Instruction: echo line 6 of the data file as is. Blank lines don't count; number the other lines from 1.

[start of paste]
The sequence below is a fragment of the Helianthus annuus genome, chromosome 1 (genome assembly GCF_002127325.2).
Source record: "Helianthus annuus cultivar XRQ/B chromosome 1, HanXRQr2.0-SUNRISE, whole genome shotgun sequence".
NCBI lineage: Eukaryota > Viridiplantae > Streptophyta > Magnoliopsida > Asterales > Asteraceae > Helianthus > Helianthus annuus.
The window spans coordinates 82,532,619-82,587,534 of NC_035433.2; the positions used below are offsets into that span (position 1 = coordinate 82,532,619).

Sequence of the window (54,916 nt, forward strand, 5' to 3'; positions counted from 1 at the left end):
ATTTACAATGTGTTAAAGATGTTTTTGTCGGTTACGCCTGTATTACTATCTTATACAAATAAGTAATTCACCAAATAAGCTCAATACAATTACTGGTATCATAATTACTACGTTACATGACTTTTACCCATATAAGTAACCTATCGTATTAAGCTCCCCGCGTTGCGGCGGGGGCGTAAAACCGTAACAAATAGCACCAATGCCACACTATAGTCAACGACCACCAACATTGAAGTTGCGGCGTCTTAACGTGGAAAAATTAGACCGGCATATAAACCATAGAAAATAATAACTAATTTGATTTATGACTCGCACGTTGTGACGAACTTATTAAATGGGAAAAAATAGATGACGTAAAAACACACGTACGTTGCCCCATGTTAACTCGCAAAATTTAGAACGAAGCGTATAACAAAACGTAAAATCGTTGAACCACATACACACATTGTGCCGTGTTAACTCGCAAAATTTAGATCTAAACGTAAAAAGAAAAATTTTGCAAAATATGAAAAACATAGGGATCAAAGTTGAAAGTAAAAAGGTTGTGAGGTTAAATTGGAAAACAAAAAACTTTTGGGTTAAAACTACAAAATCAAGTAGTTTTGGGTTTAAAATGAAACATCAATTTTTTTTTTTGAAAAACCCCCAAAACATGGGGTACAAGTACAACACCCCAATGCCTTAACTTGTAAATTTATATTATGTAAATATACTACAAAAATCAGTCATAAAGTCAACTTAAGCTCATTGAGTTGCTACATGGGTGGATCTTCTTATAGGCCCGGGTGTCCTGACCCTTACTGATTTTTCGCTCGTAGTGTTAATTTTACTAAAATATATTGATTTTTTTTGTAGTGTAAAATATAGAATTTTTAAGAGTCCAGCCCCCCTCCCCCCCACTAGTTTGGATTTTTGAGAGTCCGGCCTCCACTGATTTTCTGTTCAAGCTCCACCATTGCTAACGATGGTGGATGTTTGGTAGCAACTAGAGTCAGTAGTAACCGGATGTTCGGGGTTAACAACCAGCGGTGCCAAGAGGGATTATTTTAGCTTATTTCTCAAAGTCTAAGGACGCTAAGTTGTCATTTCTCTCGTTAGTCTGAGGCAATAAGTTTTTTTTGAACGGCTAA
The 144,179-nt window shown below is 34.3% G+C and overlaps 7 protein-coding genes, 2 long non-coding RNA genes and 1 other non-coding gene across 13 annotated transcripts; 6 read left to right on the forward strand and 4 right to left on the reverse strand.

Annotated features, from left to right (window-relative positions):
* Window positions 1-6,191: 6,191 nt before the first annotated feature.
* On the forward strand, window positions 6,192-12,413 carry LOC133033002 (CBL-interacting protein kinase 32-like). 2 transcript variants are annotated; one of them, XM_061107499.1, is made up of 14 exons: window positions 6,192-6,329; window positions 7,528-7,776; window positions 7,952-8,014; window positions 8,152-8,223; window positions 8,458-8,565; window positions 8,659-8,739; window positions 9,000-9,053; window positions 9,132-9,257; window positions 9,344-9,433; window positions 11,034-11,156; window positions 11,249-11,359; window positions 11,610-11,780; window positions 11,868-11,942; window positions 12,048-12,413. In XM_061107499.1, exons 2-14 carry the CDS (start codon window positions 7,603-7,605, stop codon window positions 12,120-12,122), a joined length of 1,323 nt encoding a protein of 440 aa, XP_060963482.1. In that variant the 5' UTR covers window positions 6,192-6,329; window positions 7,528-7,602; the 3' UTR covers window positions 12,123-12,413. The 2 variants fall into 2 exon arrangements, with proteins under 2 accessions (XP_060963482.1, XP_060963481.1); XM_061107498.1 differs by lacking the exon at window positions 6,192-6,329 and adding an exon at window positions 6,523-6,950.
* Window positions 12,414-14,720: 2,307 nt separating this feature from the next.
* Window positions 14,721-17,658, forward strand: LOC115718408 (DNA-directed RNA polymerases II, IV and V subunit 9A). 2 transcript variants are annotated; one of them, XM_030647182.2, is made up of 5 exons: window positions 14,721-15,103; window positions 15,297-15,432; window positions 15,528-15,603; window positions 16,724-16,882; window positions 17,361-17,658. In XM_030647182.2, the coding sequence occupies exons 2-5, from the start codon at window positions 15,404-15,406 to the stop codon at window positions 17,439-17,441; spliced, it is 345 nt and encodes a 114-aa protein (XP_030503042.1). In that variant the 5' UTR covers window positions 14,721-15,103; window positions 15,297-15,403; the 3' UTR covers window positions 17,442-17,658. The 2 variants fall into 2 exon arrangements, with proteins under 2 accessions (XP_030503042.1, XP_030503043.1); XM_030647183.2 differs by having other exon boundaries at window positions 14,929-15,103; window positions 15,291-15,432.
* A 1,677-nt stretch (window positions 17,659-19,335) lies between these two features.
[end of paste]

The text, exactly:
ATTTACAATGTGTTAAAGATGTTTTTGTCGGTTACGCCTGTATTACTATCTTATACAAATAAGTAATTCACCAAATAAGCTCAATACAATTACTGGTATCATAATTACTACGTTACATGACTTTTACCCATATAAGTAACCTATCGTATTAAGCTCCCCGCGTTGCGGCGGGGGCGTAAAACCGTAACAAATAGCACCAATGCCACACTATAGTCAACGACCACCAACATTGAAGTTGCGGCGTCTTAACGTGGAAAAATTAGACCGGCATATAAACCATAGAAAATAATAACTAATTTGATTTATGACTCGCACGTTGTGACGAACTTATTAAATGGGAAAAAATAGATGACGTAAAAACACACGTACGTTGCCCCATGTTAACTCGCAAAATTTAGAACGAAGCGTATAACAAAACGTAAAATCGTTGAACCACATACACACATTGTGCCGTGTTAACTCGCAAAATTTAGATCTAAACGTAAAAAGAAAAATTTTGCAAAATATGAAAAACATAGGGATCAAAGTTGAAAGTAAAAAGGTTGTGAGGTTAAATTGGAAAACAAAAAACTTTTGGGTTAAAACTACAAAATCAAGTAGTTTTGGGTTTAAAATGAAACATCAATTTTTTTTTTTGAAAAACCCCCAAAACATGGGGTACAAGTACAACACCCCAATGCCTTAACTTGTAAATTTATATTATGTAAATATACTACAAAAATCAGTCATAAAGTCAACTTAAGCTCATTGAGTTGCTACATGGGTGGATCTTCTTATAGGCCCGGGTGTCCTGACCCTTACTGATTTTTCGCTCGTAGTGTTAATTTTACTAAAATATATTGATTTTTTTTGTAGTGTAAAATATAGAATTTTTAAGAGTCCAGCCCCCCTCCCCCCCACTAGTTTGGATTTTTGAGAGTCCGGCCTCCACTGATTTTCTGTTCAAGCTCCACCATTGCTAACGATGGTGGATGTTTGGTAGCAACTAGAGTCAGTAGTAACCGGATGTTCGGGGTTAACAACCAGCGGTGCCAAGAGGGATTATTTTAGCTTATTTCTCAAAGTCTAAGGACGCTAAGTTGTCATTTCTCTCGTTAGTCTGAGGCAATAAGTTTTTTTTGAACGGCTAA